Zachary Somers – Nominee to the U.S. Court of Federal Claims

The U.S. Court of Federal Claims (CFC) is currently severely hampered by vacancies.  The CFC is intended to have sixteen judgeships but is down six vacancies with two more scheduled to open in the coming months.  There are multiple reasons behind the high number of vacancies, primary among which are the obstruction of nominees under President Obama.  Furthermore, the Trump Administration has been slow to nominate judges to the CFC, and the Senate has moved comparatively slowly on their nominations.  The nomination of Zachary Somers, who is a Senate staffer, may move faster, however.

Background

Zachary Noah Somers received a B.A. cum laude from Georgetown University and received a J.D. from Georgetown University Law Center in 2004.  After graduating, Somers clerked for Judge Victor Wolski on the U.S. Court of Federal Claims.

After his clerkship, Somers joined the Washington D.C. Office of Marzulla Law, LLC, where he worked on takings and breach of contract claims.  He then became Counsel at the House Committee on the Judiciary, where he served for a decade.  

Chairman Lindsey Graham has hired Somers to be his Chief Investigative Counsel for the Senate Judiciary Committee, where Somers currently works. 

History of the Seat

Somers has been nominated for a seat on the U.S. Court of Federal Claims (CFC), an Article I court that hears monetary claims against the federal government.  Judges are appointed for 15-year terms.  The seat Somers was nominated will open on October 23, 2020, with Judge Thomas Wheeler’s term coming to an end.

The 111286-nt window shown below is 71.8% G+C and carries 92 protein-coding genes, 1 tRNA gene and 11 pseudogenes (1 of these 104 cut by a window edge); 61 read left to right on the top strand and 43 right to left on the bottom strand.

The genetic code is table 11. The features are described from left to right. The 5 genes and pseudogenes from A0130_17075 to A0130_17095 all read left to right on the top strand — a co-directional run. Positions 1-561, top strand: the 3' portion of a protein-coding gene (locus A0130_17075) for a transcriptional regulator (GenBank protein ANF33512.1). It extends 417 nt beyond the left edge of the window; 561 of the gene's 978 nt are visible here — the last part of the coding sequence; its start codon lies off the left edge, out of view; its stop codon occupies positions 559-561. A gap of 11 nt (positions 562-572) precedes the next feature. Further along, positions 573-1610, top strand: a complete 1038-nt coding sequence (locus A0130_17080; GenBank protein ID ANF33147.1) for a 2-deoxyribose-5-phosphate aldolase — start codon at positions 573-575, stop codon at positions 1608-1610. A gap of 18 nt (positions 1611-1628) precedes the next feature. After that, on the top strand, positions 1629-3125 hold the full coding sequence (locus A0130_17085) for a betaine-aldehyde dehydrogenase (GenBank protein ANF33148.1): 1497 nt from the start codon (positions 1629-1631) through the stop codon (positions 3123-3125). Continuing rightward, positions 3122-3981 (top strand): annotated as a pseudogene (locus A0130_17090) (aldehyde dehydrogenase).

Legal Experience

Somers started his legal career clerking and then worked in litigation at Marzulla Law, LLC., a boutique law firm.  For example, while at the firm, Somers helped litigate a lawsuit involving a challenge to the federal government’s grant of federal trust to 6.9 acres of Indian land.[1]

For the last decade, Somers has been working on Capitol Hill, working as a Counsel for the House Committee for the Judiciary, and then for the Senate Committee on the Judiciary.  In the latter role, Somers led the Committee’s investigations of the Roger Stone arrest,[2] and of Secretary of State Hillary Clinton’s use of private email servers.[3]

Writings

In 2003 and 2004, Somers served as Editor in Chief for the Georgetown Journal of Law and Public Policy.  As Editor in Chief, Somers authored a preface to the Winter 2004 edition arguing that the journal should maintain itself as a forum for conservative thought and writings.[4] 

In another article in the same issue, Somers criticized the Supreme Court’s decision in Everson v. Bd. of Educ. that erected a wall of separation between church and state, arguing that such an interpretation violated the original understanding of the First Amendment.[5]  Instead, Somers argued for a return to the original understanding of the First Amendment, which limited the Establishment Clause to the federal government, and permitted state governments to involve themselves more closely in religious activities.[6]

Overall Assessment

Generally, senate staffers who are nominated for the bench are given a certain amount of deference, as they have worked closely with colleagues who need to approve their confirmation.  Somers should benefit from such deference.  While Somers is sure to attract opposition for his role in Senate investigations and for his writings, he will nonetheless likely be expedited through the process and be confirmed by the end of the year.


[1] Pres. of Los Olivos v. United States DOI, 635 F. Supp. 2d 1076 (C.D. Cal. 2008).

[2] See Press Release, Office of Sen. Lindsey Graham, Graham: FBI Needs to Brief Committee on Roger Stone Arrest, Jan. 30, 2019.

[3] See BFH, Strzok: Clinton, DOJ Struck Deal that Blocked FBI Access to Clinton Foundation Emails on Her Private Server, iOTWreport, Mar. 15, 2019.

[4] See Zachary N. Somers, PREFACE, 2 Geo. J. L. & Pub. Pol’y 1 (Winter 2004).

[5] Zachary N. Somers, The Mythical Wall of Separation: How the Supreme Court Has Amended the Constitution, 2 Geo. J. L. & Pub. Pol’y 265 (Winter 2004).

[6] See id. at 281-82.

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